Volume 32 Number 97
                 Produced: Mon Jul 17 21:59:01 US/Eastern 2000

Subjects Discussed In This Issue: 

Buying Slaves
         [Zev Sero]
Female Jewish Slave
         [Moshe and davida Nugiel]
Impurity and Non-Jews (3)
         [Zev Sero, Daniel Katsman, Yisrael Medad]
Informing on Your Fellow Jew or Mesira
         [Nosson Tuttle]
Keys on Shabbat
         [Gershon Dubin]
         [Gilad J. Gevaryahu]
         [Yael Levine Katz]
The spirit of the key-belt.
         [Carl Singer]
         [Aharon Fischman]
Why do QUESTION and GRAVE have the same root
         [Russell Hendel]


From: Zev Sero <Zev@...>
Date: Tue, 11 Jul 2000 17:15:28 -0400
Subject: Re: Buying Slaves

Warren Burstein <warren@...> wrote:

>Hillel Markowitz wrote in v32n61, regarding having a mamzer marry a
>shifcha c'naanit (non-Jewish maidservant):

>> There are also those that say that the mamzer would have to be
>> arranged to be sold as an eved ivri (Jewish slave) in order to be
>> allowed to marry a nonJewish slave.

>Also, does "there are also those that say" imply that there are also
>those who say otherwise?  Hilchot Issurei Biah 12:11 says that a shifcha
>is forbidden to a freeman by the Torah. 

Actually it says clearly that this is a Rabbinic prohibition.

> Who rules differently?

Issurei Biah 15:4.  The same Rabbis who forbade a slave to ordinary
free men, made an exception for a mamzer.  Bear in mind that in the
Rambam's time, and in the Shulchan Aruch's time, this was not at all
theoretical, it was a practical solution to a male mamzer's problem.

Zev Sero                Any technology distinguishable from magic
<zsero@...>       is insufficiently advanced.
                         - Gregory Benford 


From: Moshe and davida Nugiel <friars@...>
Date: Sun, 09 Jul 2000 09:48:09 +0300
Subject: Re: Female Jewish Slave

   Akiva Miller's reopening of this thread has motivated me to further
refine my original question, since the responses which were received I
found to be unsatisfactory.  (In my original post I had mentioned that I
had done more than a minimal research into the problem, so telling me
that the slaves owner was supposed to marry the girl is not very helpful
(Akiva seems to agree with this point.))

    Permit me to redefine the problem.  We all agree that the truths of
Torah are universal, and that, therefore, halachot which deal with
topics which seem to be not relevant to our present day lives still
deserve to be learned and understood in order to uncover the underlying
truths which these halachot teach.  The most obvious example would be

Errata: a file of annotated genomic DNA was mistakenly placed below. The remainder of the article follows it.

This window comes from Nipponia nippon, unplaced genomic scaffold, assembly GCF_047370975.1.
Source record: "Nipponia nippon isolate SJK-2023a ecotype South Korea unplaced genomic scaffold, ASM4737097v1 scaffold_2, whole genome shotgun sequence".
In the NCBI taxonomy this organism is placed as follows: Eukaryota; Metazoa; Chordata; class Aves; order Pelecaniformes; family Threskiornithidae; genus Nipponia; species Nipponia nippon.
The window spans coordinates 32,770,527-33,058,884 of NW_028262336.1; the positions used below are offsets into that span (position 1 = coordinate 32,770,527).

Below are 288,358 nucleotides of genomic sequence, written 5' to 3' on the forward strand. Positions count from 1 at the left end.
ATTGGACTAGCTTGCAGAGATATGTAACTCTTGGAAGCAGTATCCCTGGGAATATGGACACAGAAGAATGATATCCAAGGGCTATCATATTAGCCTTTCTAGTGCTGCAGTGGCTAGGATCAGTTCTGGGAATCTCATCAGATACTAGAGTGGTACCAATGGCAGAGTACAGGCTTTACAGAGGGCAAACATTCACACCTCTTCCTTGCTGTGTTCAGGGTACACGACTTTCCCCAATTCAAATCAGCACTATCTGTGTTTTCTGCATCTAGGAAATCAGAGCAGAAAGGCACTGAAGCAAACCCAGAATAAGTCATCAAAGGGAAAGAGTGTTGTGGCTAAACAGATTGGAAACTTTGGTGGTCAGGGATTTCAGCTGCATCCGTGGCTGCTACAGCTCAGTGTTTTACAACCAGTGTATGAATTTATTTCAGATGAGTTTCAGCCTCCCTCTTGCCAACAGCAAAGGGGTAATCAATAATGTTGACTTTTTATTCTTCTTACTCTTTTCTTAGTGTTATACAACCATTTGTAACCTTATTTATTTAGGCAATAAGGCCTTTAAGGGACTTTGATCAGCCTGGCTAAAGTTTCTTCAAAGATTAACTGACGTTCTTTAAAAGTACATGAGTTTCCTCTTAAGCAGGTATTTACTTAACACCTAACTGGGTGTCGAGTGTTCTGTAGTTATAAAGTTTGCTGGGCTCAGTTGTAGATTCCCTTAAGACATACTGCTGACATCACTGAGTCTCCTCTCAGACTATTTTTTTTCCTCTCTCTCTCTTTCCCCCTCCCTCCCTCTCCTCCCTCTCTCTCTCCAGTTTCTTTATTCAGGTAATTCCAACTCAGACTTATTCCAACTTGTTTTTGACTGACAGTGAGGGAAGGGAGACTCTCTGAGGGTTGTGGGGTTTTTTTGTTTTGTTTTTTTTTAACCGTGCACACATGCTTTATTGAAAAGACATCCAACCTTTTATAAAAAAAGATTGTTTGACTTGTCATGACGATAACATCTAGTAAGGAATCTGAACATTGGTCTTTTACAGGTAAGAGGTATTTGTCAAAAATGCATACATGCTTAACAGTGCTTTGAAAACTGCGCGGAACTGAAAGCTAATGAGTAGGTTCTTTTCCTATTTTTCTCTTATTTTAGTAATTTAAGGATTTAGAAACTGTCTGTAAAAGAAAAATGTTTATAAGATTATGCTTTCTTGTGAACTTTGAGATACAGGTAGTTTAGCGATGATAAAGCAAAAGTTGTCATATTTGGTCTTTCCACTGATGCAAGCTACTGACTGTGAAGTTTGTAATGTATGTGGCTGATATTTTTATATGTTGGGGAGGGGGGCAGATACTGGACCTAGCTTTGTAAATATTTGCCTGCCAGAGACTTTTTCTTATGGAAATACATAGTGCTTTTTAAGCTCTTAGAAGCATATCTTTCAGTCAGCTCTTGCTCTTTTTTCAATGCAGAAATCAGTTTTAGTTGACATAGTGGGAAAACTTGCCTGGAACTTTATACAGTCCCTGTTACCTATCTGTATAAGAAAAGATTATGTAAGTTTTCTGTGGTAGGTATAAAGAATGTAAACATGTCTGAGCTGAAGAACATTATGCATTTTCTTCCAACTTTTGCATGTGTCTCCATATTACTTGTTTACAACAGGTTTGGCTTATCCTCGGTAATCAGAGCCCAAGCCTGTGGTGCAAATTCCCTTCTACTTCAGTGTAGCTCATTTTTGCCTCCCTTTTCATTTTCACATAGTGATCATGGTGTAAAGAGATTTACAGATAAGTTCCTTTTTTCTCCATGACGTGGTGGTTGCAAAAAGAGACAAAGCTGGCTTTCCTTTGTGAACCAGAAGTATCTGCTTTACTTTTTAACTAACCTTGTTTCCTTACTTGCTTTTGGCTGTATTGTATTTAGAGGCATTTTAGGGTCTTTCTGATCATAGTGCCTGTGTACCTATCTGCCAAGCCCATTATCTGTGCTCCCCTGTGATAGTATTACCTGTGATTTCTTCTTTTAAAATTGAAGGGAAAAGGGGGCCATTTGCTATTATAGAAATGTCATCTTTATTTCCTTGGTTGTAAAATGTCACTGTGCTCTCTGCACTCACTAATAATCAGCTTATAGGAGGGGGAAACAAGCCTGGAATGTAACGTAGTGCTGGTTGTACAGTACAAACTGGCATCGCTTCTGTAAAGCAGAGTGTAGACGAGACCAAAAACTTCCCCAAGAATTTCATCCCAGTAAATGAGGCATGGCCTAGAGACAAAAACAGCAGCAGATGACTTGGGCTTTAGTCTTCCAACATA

that of korbanot [offerings] Many of us today have a hard time relating
to and understanding korbanot, but we all must come to some sort of
understanding concerning the significance of this large body of laws as
it defines our overall relationship with The Almighty.  To put the
problem more graphically, we all expect that the Moshiach will come, and
hope that he comes soon.  When he comes, and we are able to rebuild the
Beit Hamikdash, we will be faced with the concrete reality of bringing
offerings to the Temple.  Thus, what are now theoretical hypotheses
concerning the value of korbanot in our lives will soon become real
issues, the truths of which, hopefully, will be apparent. 

Similarly, the institution of slavery, which presents even more
difficult hashkafic problems, will become a reality.  That a man who is
halachically responsible for his own actions has fallen to such an
ignoble state that he needs to sell himself as a slave, well, this has
been the subject of a long and passionate thread here on MJ not too long
ago.  There are ways to find a positive approach.  But how do we find a
positive approach, a moral truth, in a father's right to sell his minor
daughter as a slave, or, for that matter, to force her into a marriage
about which she is too immature to understand?  Anybody out there with a
positive moral truth to be learned from this set of halachot? Or are we
forced to say, like the Rambam says about korbanot, that there is no
universal truth in this body of laws; i.e., that this component of Torah
was relevant only for the normative moral system in effect at the time
of Matan Torah.

Moshe Nugiel


From: Zev Sero <Zev@...>
Date: Tue, 11 Jul 2000 17:42:46 -0400
Subject: Re: Impurity and Non-Jews

According to the Rambam, in Tum'at Met 1:15
http://www1.snunit.k12.il/kodesh/mtr/tuma001.html, all corpses, whether
Jewish or not, impart tum'ah by touch or carrying, but only Jewish
corpses impart tum'ah just by being under the same roof.

[Yisrael says the same thing below, used this as it has a direct link to
the Rambam if someone want to take a look. Mod]

Zev Sero                Any technology distinguishable from magic
<zsero@...>       is insufficiently advanced.